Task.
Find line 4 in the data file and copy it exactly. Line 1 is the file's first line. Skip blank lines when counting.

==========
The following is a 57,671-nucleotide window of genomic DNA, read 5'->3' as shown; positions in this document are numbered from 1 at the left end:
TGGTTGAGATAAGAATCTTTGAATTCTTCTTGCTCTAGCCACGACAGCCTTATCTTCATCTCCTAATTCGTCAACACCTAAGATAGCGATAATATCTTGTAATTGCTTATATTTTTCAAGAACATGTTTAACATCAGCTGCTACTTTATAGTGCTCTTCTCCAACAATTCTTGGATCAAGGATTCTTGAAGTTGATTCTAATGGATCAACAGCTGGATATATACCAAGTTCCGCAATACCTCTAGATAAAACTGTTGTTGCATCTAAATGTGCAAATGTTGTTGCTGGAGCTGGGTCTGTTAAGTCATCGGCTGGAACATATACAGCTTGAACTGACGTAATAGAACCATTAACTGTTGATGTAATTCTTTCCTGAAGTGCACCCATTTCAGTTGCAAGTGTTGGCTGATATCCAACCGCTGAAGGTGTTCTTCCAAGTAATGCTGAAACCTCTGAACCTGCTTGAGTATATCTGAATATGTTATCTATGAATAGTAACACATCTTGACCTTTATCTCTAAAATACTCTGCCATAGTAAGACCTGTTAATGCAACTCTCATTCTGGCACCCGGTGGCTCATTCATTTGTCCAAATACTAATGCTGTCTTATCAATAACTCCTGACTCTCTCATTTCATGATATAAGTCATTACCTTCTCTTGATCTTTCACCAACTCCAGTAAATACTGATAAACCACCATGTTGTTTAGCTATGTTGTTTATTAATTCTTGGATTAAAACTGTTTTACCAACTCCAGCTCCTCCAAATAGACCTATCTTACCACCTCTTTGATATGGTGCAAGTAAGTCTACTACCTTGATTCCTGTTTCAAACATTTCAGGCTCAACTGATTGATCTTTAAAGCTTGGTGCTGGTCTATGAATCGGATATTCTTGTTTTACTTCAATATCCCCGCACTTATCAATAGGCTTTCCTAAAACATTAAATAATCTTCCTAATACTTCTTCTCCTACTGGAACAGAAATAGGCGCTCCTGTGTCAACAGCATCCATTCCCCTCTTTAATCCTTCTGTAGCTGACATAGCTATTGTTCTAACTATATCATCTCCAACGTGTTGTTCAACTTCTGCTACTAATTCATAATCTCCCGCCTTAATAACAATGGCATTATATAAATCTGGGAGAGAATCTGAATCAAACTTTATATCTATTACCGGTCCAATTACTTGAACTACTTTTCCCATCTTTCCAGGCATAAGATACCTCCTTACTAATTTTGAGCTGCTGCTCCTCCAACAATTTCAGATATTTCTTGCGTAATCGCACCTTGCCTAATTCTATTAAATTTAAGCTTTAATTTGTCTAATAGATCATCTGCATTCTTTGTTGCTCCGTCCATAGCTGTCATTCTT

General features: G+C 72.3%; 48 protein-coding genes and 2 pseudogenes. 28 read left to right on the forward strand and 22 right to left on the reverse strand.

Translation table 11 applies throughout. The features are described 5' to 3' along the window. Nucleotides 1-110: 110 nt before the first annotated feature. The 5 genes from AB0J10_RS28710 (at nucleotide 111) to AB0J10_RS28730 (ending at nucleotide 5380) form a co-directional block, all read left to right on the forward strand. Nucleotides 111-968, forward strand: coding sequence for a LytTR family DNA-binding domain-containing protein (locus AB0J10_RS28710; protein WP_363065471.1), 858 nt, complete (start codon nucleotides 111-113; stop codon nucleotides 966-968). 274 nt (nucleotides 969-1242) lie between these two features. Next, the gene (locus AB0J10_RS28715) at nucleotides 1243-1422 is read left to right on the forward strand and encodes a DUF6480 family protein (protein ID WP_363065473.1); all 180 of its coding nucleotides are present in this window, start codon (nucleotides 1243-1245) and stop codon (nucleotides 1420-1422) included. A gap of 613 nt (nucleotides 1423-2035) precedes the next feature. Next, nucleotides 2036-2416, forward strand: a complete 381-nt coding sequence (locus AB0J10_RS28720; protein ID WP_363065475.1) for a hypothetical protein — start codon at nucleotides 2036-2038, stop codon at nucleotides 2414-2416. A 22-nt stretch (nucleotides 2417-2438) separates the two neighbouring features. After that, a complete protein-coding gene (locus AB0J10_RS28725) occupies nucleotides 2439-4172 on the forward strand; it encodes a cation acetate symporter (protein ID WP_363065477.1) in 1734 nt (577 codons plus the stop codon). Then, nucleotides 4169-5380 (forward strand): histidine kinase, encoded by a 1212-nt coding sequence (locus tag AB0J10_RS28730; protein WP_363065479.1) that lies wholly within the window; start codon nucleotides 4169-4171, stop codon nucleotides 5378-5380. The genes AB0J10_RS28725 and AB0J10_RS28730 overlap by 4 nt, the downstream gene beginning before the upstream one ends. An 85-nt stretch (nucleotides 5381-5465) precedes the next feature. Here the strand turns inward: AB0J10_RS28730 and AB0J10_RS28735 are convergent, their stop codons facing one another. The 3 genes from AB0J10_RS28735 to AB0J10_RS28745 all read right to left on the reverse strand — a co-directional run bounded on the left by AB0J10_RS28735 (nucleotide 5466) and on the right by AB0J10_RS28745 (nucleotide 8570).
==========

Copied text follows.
Translation table 11 applies throughout. The features are described 5' to 3' along the window. Nucleotides 1-110: 110 nt before the first annotated feature. The 5 genes from AB0J10_RS28710 (at nucleotide 111) to AB0J10_RS28730 (ending at nucleotide 5380) form a co-directional block, all read left to right on the forward strand. Nucleotides 111-968, forward strand: coding sequence for a LytTR family DNA-binding domain-containing protein (locus AB0J10_RS28710; protein WP_363065471.1), 858 nt, complete (start codon nucleotides 111-113; stop codon nucleotides 966-968). 274 nt (nucleotides 969-1242) lie between these two features. Next, the gene (locus AB0J10_RS28715) at nucleotides 1243-1422 is read left to right on the forward strand and encodes a DUF6480 family protein (protein ID WP_363065473.1); all 180 of its coding nucleotides are present in this window, start codon (nucleotides 1243-1245) and stop codon (nucleotides 1420-1422) included. A gap of 613 nt (nucleotides 1423-2035) precedes the next feature. Next, nucleotides 2036-2416, forward strand: a complete 381-nt coding sequence (locus AB0J10_RS28720; protein ID WP_363065475.1) for a hypothetical protein — start codon at nucleotides 2036-2038, stop codon at nucleotides 2414-2416. A 22-nt stretch (nucleotides 2417-2438) separates the two neighbouring features. After that, a complete protein-coding gene (locus AB0J10_RS28725) occupies nucleotides 2439-4172 on the forward strand; it encodes a cation acetate symporter (protein ID WP_363065477.1) in 1734 nt (577 codons plus the stop codon). Then, nucleotides 4169-5380 (forward strand): histidine kinase, encoded by a 1212-nt coding sequence (locus tag AB0J10_RS28730; protein WP_363065479.1) that lies wholly within the window; start codon nucleotides 4169-4171, stop codon nucleotides 5378-5380. The genes AB0J10_RS28725 and AB0J10_RS28730 overlap by 4 nt, the downstream gene beginning before the upstream one ends. An 85-nt stretch (nucleotides 5381-5465) precedes the next feature. Here the strand turns inward: AB0J10_RS28730 and AB0J10_RS28735 are convergent, their stop codons facing one another. The 3 genes from AB0J10_RS28735 to AB0J10_RS28745 all read right to left on the reverse strand — a co-directional run bounded on the left by AB0J10_RS28735 (nucleotide 5466) and on the right by AB0J10_RS28745 (nucleotide 8570).